Danah Zohar teaches in the Oxford Strategic Leadership Program at Oxford University and Dr Ian Marshall is a psychiatrist and psychotherapist. They are the authors of The Quantum Self, Quantum Society and Who's Afraid of Schrodinger's Cat?
Science may still be a long way from measuring the quality of human consciousness, but it can already detect its presence in the brain's electric frequencies. Drawing on the research of neuroscientist Rodolfo Llinas, which connects consciousness with the presence of 40 HZ neural oscillations in the human brain, the authors of The Quantum Self attempt to conceptualize the spiritual state of "higher consciousness" within the realm of quantum physics. Going one step further than Llinas, Zohar and Marshall propose that these frequencies are evidence of spiritual intelligence, or the "intelligence of the soul." They define SQ as "unitive" thinking and describe it in physical terms as the high frequency oscillatory activity that binds the proto-consciousness in all single-cell life into a unified, meaningful whole within certain special structures, such as the human brain. Of the neural cells involved in conscious experience, they write: "They behave as many individual voices that have become one voice in a choir. No known phenomenon can generate this kind of coherence, but it is the rule in quantum processes." The unity of all living things that is at the core of Buddhist philosophy serves as a natural segue from quantum physics to metaphysics. Unsurprisingly, Buddhist, Hindu and Hebrew texts provide the foundation for the authors' prescriptions for increasing spiritual intelligence in the latter half of this engrossing and inevitably controversial book. Illus. not seen by PW. Foreign rights sold in Germany, Japan, the Netherlands, Sweden, Brazil and the U.K. (Jan.) Copyright 1999 Cahners Business Information.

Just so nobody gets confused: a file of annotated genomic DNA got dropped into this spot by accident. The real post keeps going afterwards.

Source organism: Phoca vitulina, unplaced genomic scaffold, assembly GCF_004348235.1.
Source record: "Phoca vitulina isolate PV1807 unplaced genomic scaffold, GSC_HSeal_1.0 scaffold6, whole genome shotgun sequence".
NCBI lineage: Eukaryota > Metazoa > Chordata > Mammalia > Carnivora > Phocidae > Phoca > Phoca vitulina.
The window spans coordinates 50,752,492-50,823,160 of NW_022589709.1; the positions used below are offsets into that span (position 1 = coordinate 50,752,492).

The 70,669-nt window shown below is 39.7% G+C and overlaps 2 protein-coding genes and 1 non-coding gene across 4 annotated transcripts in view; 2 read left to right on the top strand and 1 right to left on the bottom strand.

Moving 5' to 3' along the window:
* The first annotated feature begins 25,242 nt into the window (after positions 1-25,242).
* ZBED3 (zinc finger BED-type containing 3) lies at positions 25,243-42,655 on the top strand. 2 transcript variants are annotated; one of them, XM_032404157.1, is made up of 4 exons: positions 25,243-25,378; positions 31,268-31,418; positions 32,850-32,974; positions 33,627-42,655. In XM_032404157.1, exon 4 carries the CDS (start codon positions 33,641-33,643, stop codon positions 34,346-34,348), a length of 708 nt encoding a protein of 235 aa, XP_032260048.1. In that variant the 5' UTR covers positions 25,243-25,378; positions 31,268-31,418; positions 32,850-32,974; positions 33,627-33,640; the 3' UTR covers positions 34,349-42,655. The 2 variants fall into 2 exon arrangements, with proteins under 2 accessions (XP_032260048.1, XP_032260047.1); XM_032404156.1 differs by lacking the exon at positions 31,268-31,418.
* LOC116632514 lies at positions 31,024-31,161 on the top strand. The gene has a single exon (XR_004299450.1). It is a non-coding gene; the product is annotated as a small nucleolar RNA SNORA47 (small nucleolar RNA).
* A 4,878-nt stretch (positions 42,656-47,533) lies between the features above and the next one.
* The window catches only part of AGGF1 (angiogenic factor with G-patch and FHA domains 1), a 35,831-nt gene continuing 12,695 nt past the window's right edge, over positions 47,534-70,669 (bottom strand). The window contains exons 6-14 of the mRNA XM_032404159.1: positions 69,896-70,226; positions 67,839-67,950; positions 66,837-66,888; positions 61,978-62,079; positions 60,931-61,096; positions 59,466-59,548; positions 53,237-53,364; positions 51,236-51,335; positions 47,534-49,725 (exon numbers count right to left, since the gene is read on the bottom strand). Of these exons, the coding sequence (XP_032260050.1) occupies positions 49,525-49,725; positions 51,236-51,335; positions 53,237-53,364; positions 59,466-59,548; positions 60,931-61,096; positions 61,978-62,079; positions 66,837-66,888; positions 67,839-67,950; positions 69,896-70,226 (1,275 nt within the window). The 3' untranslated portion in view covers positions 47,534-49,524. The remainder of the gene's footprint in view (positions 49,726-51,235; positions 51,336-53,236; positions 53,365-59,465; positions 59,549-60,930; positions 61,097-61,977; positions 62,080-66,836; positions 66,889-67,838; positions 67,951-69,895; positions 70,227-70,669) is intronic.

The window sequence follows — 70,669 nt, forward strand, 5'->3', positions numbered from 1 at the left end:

'An interesting read and will be a useful resource in terms of quotes, historic sources and the ability to make a quick check on your own SQ' PEOPLE MANAGEMENT
As a measure of intelligence, IQ is well known and established. In 1996 Daniel Goleman published Emotional Intelligence; so now there is EQ, emotional quotient. Zohar, an Oxford teacher and author, and Marshall, a psychiatrist and author, now bring us SQ, spiritual quotient. The authors contend that while computers have IQ and animals can have EQ, it is SQ that sets humans apart. SQ isn't necessarily connected to religion, although it can be. It is about wholeness, flexibility, self-awareness, compassion, creativity, the ability to ask why, and the like. Will people someday be taking SQ tests? Not only is the concept of SQ not yet established, but, the authors point out, it's also not quantifiable. This work is important in our "spiritually dumb culture" (the authors' phrase) because it shows that IQ isn't the only measure in life. Recommended for all libraries.--John Moryl, Yeshiva Univ. Libs., New York Copyright 2000 Cahners Business Information.